Tim Hortons Doles Out Some Coffee Pocket Change In Response To Location Data Scandal
from the i-see-u dept
We’ve noted for years how U.S. consumer location data is routinely abused by a long list of bad actors, including wireless carriers, broadband providers, app makers, adtech companies, data brokers, police, people pretending to be police, governments, and more.
It’s also, not too surprisingly, a problem in Canada.
Restaurant chain Tim Hortons was recently found to have been collecting “vast amounts of sensitive location data” in violation of Canadian privacy laws. More specifically, one report found the app tracked a user’s location over 2,700 times in less than half a year any time they left home, visited a competitors, or hit a local sports venue, and the restaurant chain mislead users into thinking the tracking would only occur when the app was in use.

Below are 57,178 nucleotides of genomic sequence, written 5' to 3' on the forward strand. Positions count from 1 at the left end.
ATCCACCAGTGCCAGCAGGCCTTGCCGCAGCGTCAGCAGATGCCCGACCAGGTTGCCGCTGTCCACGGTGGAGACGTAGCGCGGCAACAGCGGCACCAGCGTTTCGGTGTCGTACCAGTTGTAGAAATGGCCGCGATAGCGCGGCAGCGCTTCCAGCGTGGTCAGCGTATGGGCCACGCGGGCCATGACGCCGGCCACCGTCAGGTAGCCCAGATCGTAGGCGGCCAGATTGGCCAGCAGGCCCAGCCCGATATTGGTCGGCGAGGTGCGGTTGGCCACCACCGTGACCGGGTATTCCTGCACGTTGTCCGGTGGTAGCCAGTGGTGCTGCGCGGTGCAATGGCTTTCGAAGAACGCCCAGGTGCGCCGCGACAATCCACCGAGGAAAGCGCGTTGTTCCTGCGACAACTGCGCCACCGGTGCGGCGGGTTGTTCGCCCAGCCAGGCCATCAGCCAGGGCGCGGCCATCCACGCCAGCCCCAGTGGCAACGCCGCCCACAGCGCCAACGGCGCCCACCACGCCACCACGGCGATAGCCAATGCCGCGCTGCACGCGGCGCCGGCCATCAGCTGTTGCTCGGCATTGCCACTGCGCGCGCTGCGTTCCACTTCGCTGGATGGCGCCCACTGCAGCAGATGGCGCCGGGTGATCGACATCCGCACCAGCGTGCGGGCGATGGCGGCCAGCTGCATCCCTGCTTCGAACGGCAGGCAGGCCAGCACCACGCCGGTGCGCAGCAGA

Worry not though, as part of a new settlement with the company, it says it will be giving impacted customers enough money for a “hot beverage and a free baked good” with a total retail value of $8.58:
As is usually the case, the payout (accompanied with no formal admission of fault) is likely a tiny fraction of the money gleaned off of collecting user location data and then sending it to any nitwit with a nickel. Here in the States, the overturning of Roe has finally resulted in folks taking concern about the potential abuse of this data more seriously, although meaningful reform still remains difficult to come by.